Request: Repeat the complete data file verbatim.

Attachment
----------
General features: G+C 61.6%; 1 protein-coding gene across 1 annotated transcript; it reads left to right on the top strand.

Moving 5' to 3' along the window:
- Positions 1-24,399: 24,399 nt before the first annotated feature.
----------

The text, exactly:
General features: G+C 61.6%; 1 protein-coding gene across 1 annotated transcript; it reads left to right on the top strand.

Moving 5' to 3' along the window:
- Positions 1-24,399: 24,399 nt before the first annotated feature.